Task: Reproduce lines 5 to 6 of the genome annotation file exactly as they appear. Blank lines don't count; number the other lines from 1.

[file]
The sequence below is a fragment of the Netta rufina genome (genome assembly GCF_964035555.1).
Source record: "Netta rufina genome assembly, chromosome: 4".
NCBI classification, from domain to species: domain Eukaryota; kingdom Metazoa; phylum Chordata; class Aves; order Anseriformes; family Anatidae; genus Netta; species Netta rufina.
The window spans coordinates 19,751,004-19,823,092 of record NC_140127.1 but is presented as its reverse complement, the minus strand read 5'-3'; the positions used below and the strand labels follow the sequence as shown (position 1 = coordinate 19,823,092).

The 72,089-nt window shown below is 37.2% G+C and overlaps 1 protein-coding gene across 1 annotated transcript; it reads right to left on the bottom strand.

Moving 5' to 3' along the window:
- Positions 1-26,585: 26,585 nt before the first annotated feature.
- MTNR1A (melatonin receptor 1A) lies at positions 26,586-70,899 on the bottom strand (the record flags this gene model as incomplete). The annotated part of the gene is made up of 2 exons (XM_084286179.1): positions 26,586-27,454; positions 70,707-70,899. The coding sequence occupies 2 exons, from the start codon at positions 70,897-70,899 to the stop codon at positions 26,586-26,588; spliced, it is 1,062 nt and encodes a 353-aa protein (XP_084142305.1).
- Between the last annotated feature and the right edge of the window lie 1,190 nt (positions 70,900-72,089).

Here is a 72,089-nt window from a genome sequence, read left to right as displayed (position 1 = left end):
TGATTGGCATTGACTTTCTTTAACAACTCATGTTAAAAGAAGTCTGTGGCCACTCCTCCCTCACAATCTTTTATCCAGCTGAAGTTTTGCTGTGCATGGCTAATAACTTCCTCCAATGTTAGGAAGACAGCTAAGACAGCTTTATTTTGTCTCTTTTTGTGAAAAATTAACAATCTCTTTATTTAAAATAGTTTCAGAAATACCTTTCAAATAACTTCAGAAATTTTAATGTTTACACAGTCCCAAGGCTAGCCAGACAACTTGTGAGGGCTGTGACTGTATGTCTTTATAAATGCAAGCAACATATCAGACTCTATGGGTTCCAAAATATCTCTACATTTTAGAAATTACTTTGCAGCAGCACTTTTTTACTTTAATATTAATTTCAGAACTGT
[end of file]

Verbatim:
The 72,089-nt window shown below is 37.2% G+C and overlaps 1 protein-coding gene across 1 annotated transcript; it reads right to left on the bottom strand.

Moving 5' to 3' along the window: